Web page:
Only in Pakistan can a model/actress infamous for posing semi-naked in a photo shoot secure the chance to host her own Ramazan television show.
Media critics have pounced on the slew of celebrity-driven Ramazan talk shows this year, arguing that these shows are being driven by a morally blind ‘race for ratings’ by TV channels. I’d like to make the case that this is a rather shallow critique of a deeply revealing social phenomenon. Veena Malik isn’t the problem. It’s us.
These Ramazan talk shows are visible symptoms of a larger malaise that lies at the heart of our collective psyche: a seemingly irreversible urge to allow religion to serve as a convenient substitute for our morality.
Blaming the Ramazan shows on the ‘race for ratings’ allows us to avoid the genuinely difficult questions that hold the key to rationally understanding our media landscape. These shows didn’t suddenly drop from the sky. Over time, Pakistani society created the opening needed to blur (read: demolish) the line between religion, entertainment and capitalism. It’s in this socio-religious context that these shows are beginning to thrive.
Perhaps, the most damning aspect of Ramazan television programming is how closely it mirrors Pakistani society. Female anchors suddenly don dupattas as if religiosity is a function of what day of the year it is. Meanwhile, back in real life, traffic policemen refuse to accept bribes only in the holy month.
These actions serve as a window into the psyche of a nation that is desperately clinging onto overt symbols of religiosity, in the hope that it will make up for our appalling decline in moral standards. Thousands of innocent children, women and men die in the name of religion, politics and ethnicity every year. Their deaths barely receive moral outrage from fellow citizens. Instead, there is a numb recognition that this is Pakistan and this is the way things will be here.
Our moral emptiness needs a cover. Something to help us sleep at night. Enter religion.
Religion can be an incredible force for good in society. It can promote tolerance, mutual respect and civic sense. In Pakistan, it seems to provoke the exact opposite. Ask any young man what comes to mind when he thinks of religion and his answer will be something along the lines of praying and fasting. Things like speaking the truth and taking care of your neighbours will follow as an afterthought.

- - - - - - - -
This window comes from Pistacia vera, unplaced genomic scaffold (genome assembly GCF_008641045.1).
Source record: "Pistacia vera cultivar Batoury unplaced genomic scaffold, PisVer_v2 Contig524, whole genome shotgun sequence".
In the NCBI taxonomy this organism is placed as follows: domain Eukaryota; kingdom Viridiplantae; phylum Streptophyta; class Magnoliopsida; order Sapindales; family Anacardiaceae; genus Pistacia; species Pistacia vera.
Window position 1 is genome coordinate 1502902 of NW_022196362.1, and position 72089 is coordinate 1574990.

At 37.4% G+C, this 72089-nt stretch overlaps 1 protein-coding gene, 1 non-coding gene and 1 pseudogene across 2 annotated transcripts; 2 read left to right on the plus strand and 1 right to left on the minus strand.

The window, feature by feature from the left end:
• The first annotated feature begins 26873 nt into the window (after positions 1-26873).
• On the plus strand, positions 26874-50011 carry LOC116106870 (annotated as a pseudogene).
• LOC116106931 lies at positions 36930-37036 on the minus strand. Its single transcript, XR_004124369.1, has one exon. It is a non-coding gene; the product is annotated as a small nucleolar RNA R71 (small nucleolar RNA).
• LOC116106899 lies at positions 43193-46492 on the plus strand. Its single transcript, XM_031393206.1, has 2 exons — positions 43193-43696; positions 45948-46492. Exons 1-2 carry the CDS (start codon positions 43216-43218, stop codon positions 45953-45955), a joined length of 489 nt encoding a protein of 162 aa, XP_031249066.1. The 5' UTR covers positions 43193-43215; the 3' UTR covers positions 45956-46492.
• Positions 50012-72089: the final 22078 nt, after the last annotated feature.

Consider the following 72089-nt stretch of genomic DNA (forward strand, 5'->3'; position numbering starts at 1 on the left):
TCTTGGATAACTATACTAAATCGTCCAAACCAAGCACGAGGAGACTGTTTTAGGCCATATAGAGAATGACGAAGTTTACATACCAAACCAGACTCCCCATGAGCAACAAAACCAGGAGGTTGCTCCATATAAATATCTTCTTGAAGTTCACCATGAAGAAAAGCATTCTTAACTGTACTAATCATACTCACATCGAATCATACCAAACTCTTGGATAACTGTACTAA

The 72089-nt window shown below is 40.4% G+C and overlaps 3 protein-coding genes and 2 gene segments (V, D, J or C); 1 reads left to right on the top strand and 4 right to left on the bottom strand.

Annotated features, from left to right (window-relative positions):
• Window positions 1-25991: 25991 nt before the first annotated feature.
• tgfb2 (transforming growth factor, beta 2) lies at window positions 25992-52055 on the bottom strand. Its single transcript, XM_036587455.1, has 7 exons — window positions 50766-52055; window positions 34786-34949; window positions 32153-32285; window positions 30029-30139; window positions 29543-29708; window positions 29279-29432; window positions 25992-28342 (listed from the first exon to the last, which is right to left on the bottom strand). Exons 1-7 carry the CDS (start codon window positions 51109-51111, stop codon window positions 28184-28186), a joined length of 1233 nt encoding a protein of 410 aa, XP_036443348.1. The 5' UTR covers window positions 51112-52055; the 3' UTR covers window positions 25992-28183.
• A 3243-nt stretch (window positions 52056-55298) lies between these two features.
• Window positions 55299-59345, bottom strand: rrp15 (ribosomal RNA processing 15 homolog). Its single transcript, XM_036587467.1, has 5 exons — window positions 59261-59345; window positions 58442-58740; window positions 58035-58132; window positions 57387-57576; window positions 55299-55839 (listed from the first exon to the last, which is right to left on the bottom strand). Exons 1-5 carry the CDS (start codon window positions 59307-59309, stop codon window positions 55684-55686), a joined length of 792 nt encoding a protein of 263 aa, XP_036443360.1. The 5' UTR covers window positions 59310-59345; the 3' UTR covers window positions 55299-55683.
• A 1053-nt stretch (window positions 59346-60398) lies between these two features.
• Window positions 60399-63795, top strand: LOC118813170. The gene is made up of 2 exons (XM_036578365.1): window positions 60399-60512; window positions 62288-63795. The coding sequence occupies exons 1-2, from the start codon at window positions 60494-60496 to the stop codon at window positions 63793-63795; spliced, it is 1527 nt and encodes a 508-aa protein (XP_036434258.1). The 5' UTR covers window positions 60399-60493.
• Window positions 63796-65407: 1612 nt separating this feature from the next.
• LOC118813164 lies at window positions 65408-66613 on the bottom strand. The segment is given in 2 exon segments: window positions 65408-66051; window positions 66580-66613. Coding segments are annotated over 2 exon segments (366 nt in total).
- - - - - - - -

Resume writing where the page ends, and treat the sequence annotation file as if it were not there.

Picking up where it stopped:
The time has come for a collective recalibration of our moral compass. For a significant number of Pakistanis, religion can play a positive role here. Praying and fasting will always remain central pillars of religion but the Pakistani definition of religiosity (and piety) must be expanded to include our character as human beings.
Acts of worship, such as fasting, can serve as a powerful force for moral discipline. Remember the traffic policeman who refused to take bribes in Ramazan? If religion wasn’t overwhelmingly associated with specific acts of worship like fasting, he would realise that taking bribes isn’t wrong because he’s fasting. It’s wrong because it’s immoral and religion condemns immoral acts, regardless of whether or not you’re fasting.
Pakistan is plagued by a number of socio-economic and political problems. At their core, these macro problems stem from micro moral choices gone wrong. Think about the local politician who would rather use patronage to dole out favours selectively for votes rather than serve the needs of his constituency as a whole. Think about the local businessman who cheats his consumers because he knows the system would allow him to get away with it.
What’s interesting to note is that the forces pushing most vehemently for religion to serve as a panacea for Pakistan’s problems are comfortable with using violence as a means to achieve their ends. This isn’t simply a case of religion coexisting with immoral decisions in society; this is a case of religion existing without morality.
In summary, the slew of celebrity driven Ramazan TV shows this year are simply the latest in a series of visible reminders that religion in Pakistani society can — and at times, does — thrive without morality.
Published in The Express Tribune, August 2nd, 2012.
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